I figure the two different sizes of spoke is an issue, and obviously the fact that the two sides were unequally tensioned was a reason why the rim failed.
Going forward do I need to remove all the spokes and completely start over, and if not how do I ensure this doesn't happen a second time?
huh.. i just looked at the DT website.. they don't make a straight gauge "1.6mm" spoke... I'd suspect what you bought is actually a 1.8/1.6mm Butted spoke... Are the ends slightly larger than the middles?
One other thing i noticed.. have you test fit that hub to your frame? it may be too wide of an O.L.D. to fit.... Your frame may be 130mm between the dropouts, whereas an XT hub of disc type design will almost ALWAYS be a `135mm O.L.D., or wider.
(O.L.D. is the Outside Locknut Distance, or Width of the axle setup as it relates to the frame...)

Last edited by maddog34; 06-22-23 at 07:10 PM.
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Old 06-22-23, 07:05 PM
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Assuming this is a freehub wheel, the drive side is supposed to have a higher tension than the non-drive side due to the dish.
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Old 06-22-23, 07:14 PM
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140kgf is too much, it isn't a balance of the two spokes but the highest tension shouldn't exceed 130kgf. Breaking of brass nipples can suggest a couple things since it doesn't happen easily building a wheel. Use lube between the nipple and the rim, this will allow the nipple to turn without stripping. Also, are you certain your tensiometer is accurate? Even the Park gives a generalized generic reading based on the average of what the springs they use should produce, the cheaper ones are even less accurate. As to building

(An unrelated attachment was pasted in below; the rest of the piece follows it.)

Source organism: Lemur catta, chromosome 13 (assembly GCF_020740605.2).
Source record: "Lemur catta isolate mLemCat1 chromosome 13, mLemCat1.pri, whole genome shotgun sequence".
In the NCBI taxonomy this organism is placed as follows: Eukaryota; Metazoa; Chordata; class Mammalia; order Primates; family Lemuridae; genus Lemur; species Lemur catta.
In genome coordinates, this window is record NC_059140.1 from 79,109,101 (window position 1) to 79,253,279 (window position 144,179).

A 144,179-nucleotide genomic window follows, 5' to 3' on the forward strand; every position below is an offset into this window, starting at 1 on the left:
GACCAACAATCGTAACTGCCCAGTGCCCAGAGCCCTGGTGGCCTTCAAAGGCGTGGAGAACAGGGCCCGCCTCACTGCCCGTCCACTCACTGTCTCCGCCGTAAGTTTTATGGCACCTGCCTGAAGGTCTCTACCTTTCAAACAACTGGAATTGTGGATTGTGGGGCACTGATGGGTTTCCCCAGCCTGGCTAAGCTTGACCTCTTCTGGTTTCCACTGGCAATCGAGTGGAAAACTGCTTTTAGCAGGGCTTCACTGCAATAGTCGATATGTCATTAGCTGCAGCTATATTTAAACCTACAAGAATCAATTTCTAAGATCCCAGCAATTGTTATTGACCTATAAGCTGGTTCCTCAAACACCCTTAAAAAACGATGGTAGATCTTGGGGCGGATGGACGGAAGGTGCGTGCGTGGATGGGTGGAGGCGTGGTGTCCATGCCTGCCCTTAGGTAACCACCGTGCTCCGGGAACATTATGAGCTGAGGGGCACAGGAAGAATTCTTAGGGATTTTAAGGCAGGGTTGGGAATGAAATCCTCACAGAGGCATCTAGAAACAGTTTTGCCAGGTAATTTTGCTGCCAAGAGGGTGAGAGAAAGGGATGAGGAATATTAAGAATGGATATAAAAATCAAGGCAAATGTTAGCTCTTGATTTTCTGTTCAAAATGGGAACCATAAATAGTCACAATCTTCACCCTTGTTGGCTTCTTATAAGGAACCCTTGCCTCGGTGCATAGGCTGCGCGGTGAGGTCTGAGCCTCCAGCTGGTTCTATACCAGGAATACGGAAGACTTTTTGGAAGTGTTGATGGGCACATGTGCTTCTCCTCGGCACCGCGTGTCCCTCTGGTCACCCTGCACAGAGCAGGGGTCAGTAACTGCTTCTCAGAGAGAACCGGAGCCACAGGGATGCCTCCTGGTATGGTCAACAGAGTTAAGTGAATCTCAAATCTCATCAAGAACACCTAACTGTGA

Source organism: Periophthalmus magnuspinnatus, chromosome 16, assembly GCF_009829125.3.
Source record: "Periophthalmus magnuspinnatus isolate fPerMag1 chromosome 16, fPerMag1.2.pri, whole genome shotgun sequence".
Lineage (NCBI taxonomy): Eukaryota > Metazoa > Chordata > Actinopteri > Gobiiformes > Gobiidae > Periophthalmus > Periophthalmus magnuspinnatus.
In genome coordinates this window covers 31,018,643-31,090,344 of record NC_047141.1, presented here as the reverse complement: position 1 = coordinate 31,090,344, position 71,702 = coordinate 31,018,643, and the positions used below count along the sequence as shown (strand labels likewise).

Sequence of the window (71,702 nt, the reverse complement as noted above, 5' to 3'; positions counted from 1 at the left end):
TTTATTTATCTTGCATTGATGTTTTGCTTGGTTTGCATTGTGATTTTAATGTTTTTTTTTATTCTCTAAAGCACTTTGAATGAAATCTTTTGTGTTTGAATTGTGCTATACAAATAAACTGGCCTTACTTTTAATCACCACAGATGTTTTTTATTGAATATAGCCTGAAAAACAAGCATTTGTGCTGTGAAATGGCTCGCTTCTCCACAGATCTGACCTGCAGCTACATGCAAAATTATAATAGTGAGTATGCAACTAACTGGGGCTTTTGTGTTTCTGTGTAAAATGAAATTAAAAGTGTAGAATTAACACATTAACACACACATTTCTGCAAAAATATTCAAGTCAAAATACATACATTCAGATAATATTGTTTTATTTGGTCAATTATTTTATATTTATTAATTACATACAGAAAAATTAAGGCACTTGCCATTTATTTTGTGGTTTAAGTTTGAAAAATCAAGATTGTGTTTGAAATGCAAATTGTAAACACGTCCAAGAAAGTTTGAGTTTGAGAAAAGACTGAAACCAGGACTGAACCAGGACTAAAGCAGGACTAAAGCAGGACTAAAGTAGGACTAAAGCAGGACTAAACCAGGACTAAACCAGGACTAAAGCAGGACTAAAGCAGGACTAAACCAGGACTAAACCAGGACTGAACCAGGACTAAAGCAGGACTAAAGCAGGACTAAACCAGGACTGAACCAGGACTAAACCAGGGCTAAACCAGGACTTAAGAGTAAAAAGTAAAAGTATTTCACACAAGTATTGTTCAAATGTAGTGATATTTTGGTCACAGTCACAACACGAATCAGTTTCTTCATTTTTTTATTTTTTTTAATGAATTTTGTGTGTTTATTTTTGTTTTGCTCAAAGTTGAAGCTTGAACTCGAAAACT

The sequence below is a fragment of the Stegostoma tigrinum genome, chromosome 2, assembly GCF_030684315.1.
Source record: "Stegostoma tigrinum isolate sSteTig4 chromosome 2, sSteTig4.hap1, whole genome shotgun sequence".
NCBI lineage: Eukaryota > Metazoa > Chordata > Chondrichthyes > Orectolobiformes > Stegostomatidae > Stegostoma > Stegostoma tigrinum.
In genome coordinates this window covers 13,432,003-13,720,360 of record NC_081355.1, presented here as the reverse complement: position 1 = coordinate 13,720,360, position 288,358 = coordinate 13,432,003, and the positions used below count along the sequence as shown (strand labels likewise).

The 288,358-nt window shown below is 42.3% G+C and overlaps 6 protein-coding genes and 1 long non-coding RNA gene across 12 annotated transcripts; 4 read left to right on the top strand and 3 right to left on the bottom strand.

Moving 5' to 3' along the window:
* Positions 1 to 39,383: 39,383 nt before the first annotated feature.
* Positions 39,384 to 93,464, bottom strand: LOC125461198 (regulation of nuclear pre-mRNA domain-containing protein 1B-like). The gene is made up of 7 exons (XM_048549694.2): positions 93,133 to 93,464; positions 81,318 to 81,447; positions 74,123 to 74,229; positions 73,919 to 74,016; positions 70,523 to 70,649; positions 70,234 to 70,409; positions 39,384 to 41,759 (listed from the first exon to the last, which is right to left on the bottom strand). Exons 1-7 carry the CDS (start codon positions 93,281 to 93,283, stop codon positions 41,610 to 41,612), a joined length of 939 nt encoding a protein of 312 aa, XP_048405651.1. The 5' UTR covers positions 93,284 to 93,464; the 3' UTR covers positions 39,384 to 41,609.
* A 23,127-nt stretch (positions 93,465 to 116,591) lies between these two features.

First I'd get the right spokes, trying to balance the spokes with 2.0 on the non-drive side side and a lightweight 2.0/1.6 spoke on the drive isn't going to be an easy one to balance. If the sides were reversed, they'd be great.
When I build a wheel, I lace the spokes and set the spoke nipples so that they just cover the threads, at that point I start tightening the drive side spokes in half turns all the way around till the wheel is close to dished and generally straight. Once this is done I check the spoke tension and make sure the drive side spokes are all the same, then do the same for the non-drive side. Then I start tightening all the spokes in 1/4 turns for a couple of times around the rim. At this point i should be about 80% tight. Now I make sure the wheel is straight, then round, then dished before finalizing the tension. Finish by stressing the wheel, I put the wheel on the floor and lightly push down around the sides but you can also just grab spokes from opposite sides of the hub and squeeze towards each other, either works fine and then fine tune the true if anything pinged and the rim moved any. With practice, should take 45-60 min from start to finish per wheel.
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Old 06-22-23, 07:14 PM
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130kgf is the maximum recommended tension for that rim. Back off the tensions a bunch and work on getting the wheel straight and centered.